ACCC boss Graeme Samuel says his Commission will ensure media competition is preserved.

One of his predecessors, Allan Fels, disagrees. Fels says retrospective legislation might be needed to protect media diversity. That’s a very radical statement for anyone who’s held the office that Fels has held. But Fels has some very strong opinions that he offers in The Fin today:

As the new media ownership game unfolds much faster than any politician anticipated, consumers are left with a second-best feeling.

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Media assets are changing hands for billions of dollars. Foreign private equity funds will become part-owners of some of Australia’s most prized media names. It is, as James Packer says, a “land grab”, not just for the global casinos he intends to acquire but for Australia’s media under the new Howard government rules.

But there is nothing in the “grab” for consumers. Indeed, if the private equity funds acquiring half of Packer’s PBL follow their usual cost-cutting pattern to fatten profits for future on-sale, some of Australia’s best journalism will suffer, worsening the outlook for media consumers and diversity of opinion.

How could consumers be left in this secondary position? Media reform has always been, as Prime Minister John Howard said, a second-tier issue.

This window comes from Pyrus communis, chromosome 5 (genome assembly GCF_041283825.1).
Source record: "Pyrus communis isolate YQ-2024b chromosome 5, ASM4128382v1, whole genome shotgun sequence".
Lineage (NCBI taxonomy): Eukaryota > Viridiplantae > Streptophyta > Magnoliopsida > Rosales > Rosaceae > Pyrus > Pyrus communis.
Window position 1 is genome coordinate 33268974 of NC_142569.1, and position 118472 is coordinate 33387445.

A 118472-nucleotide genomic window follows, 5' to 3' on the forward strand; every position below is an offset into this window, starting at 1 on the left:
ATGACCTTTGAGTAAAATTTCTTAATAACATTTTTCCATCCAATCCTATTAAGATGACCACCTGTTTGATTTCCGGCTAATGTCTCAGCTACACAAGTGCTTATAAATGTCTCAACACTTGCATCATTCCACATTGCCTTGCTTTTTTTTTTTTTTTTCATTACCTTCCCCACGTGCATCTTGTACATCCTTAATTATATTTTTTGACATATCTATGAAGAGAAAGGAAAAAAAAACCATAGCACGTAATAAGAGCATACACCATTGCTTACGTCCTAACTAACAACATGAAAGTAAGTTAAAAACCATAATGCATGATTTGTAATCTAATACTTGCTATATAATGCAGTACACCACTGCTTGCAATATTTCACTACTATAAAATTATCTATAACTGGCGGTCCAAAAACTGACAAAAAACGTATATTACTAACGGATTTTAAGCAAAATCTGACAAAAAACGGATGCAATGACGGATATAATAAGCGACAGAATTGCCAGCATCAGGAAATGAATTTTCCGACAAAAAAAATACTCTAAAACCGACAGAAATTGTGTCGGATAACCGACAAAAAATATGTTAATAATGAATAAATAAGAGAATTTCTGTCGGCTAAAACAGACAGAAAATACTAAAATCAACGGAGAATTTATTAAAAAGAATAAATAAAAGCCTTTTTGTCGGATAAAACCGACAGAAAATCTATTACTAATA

The media proprietors played their part, letting it be known that while they favoured relaxation of cross-media and foreign-ownership restrictions, they were not that fussed either. In reality, they didn’t even wait for the new rules to become law before staking out claims for the impending “land grab”.

The second-tier atmosphere around the reform debate was reflected in the government’s consultation processes surrounding the reforms. Proprietors were consulted in several “rounds”, but consumers hardly got a look in.

A second-tier issue with second-tier outcomes for consumers – and a second-tier package of laws that creates two tiers of proprietors.

The owners of free to air television remain protected from real competition for now.

Who knows what will be left of our media landscape once the dinosaurs have trampled all over it?

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Australia has spoken. We want more from the people in power and deserve a media that keeps them on their toes. And thank you, because it’s been made abundantly clear that at Crikey we’re on the right track.

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Peter Fray
Peter Fray
Editor-in-chief
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